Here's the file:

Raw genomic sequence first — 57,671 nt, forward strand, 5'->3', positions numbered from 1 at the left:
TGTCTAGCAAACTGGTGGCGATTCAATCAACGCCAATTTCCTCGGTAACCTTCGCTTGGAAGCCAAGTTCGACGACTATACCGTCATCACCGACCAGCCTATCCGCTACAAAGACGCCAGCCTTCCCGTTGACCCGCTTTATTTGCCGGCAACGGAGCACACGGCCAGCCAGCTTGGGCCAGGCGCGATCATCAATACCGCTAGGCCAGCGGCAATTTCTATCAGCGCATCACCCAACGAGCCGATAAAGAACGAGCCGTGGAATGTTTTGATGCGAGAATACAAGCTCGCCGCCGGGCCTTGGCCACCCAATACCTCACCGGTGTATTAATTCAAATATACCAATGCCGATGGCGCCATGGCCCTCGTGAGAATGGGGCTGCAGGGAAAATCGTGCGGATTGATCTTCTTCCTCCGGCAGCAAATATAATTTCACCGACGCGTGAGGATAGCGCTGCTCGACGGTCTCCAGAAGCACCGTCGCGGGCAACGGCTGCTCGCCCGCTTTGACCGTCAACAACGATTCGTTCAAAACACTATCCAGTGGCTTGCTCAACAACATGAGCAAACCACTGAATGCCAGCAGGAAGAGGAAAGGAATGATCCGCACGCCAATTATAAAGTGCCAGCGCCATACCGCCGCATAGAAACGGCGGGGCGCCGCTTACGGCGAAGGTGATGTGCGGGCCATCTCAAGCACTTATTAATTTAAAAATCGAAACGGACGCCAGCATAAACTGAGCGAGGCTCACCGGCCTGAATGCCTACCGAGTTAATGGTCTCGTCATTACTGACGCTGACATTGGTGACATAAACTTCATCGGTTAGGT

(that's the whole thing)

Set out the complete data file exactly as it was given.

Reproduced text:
Raw genomic sequence first — 57,671 nt, forward strand, 5'->3', positions numbered from 1 at the left:
TGTCTAGCAAACTGGTGGCGATTCAATCAACGCCAATTTCCTCGGTAACCTTCGCTTGGAAGCCAAGTTCGACGACTATACCGTCATCACCGACCAGCCTATCCGCTACAAAGACGCCAGCCTTCCCGTTGACCCGCTTTATTTGCCGGCAACGGAGCACACGGCCAGCCAGCTTGGGCCAGGCGCGATCATCAATACCGCTAGGCCAGCGGCAATTTCTATCAGCGCATCACCCAACGAGCCGATAAAGAACGAGCCGTGGAATGTTTTGATGCGAGAATACAAGCTCGCCGCCGGGCCTTGGCCACCCAATACCTCACCGGTGTATTAATTCAAATATACCAATGCCGATGGCGCCATGGCCCTCGTGAGAATGGGGCTGCAGGGAAAATCGTGCGGATTGATCTTCTTCCTCCGGCAGCAAATATAATTTCACCGACGCGTGAGGATAGCGCTGCTCGACGGTCTCCAGAAGCACCGTCGCGGGCAACGGCTGCTCGCCCGCTTTGACCGTCAACAACGATTCGTTCAAAACACTATCCAGTGGCTTGCTCAACAACATGAGCAAACCACTGAATGCCAGCAGGAAGAGGAAAGGAATGATCCGCACGCCAATTATAAAGTGCCAGCGCCATACCGCCGCATAGAAACGGCGGGGCGCCGCTTACGGCGAAGGTGATGTGCGGGCCATCTCAAGCACTTATTAATTTAAAAATCGAAACGGACGCCAGCATAAACTGAGCGAGGCTCACCGGCCTGAATGCCTACCGAGTTAATGGTCTCGTCATTACTGACGCTGACATTGGTGACATAAACTTCATCGGTTAGGT